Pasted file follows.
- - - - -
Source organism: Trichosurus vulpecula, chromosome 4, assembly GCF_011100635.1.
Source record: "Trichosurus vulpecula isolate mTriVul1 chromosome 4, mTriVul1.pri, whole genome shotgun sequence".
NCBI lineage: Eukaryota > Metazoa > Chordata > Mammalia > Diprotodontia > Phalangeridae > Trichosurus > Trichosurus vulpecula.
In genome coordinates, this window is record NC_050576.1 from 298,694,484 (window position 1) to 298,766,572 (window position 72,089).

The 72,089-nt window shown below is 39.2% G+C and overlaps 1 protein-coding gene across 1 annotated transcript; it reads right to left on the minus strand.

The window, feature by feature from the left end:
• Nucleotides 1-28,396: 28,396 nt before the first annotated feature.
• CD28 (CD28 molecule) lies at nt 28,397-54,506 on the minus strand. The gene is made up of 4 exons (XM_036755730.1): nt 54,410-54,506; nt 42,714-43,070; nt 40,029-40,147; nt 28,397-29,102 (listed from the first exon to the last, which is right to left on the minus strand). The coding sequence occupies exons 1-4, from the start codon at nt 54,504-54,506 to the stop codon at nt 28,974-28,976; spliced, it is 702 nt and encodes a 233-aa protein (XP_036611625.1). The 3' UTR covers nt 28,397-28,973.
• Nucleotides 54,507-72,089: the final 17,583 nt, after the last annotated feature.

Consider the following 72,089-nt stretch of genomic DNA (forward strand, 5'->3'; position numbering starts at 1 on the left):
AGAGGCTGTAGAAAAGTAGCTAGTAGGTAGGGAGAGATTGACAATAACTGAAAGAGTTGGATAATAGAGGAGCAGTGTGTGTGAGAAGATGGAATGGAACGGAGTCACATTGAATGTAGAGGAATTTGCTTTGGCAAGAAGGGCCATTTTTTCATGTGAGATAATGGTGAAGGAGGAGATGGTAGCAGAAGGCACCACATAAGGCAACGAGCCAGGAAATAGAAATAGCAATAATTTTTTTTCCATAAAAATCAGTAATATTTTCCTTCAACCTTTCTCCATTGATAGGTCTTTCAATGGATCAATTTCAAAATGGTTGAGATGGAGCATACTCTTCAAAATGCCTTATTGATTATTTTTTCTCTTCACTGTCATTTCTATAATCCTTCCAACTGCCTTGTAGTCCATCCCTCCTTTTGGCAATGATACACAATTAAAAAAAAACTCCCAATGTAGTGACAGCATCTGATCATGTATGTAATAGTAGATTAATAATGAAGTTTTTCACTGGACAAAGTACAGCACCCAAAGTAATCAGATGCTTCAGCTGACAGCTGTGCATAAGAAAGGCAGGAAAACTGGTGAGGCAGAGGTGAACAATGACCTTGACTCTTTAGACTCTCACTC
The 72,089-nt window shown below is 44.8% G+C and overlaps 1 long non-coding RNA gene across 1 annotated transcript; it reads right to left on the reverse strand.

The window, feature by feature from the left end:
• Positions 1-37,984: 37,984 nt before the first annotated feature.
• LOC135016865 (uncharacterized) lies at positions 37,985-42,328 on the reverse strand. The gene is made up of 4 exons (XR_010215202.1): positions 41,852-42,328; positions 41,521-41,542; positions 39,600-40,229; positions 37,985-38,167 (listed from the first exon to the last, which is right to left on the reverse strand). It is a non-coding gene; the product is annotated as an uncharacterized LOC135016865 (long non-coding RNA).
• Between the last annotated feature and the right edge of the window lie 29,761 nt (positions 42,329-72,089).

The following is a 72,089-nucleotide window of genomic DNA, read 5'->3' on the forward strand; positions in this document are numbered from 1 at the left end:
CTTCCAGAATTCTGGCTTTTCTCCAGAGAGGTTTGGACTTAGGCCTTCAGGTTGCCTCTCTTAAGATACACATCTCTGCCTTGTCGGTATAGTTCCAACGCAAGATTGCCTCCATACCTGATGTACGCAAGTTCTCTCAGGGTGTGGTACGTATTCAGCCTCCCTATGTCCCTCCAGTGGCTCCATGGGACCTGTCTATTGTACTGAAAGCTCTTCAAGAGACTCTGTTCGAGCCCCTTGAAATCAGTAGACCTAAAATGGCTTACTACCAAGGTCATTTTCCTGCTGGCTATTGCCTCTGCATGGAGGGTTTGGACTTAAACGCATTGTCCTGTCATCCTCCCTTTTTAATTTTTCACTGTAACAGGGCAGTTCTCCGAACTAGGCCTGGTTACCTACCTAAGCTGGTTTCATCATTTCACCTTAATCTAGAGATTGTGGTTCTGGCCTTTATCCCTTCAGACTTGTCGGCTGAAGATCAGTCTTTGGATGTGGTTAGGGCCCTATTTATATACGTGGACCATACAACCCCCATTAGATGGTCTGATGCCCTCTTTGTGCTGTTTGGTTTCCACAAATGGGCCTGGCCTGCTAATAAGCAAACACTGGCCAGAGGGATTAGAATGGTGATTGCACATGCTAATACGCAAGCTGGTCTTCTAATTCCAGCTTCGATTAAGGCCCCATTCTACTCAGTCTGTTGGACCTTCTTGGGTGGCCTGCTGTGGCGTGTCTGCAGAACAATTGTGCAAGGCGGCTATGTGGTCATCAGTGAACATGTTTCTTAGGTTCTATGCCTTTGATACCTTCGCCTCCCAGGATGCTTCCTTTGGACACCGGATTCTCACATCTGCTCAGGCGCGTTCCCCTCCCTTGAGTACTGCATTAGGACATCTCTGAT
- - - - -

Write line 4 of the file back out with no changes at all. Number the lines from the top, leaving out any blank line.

In genome coordinates, this window is record NC_050576.1 from 298,694,484 (window position 1) to 298,766,572 (window position 72,089).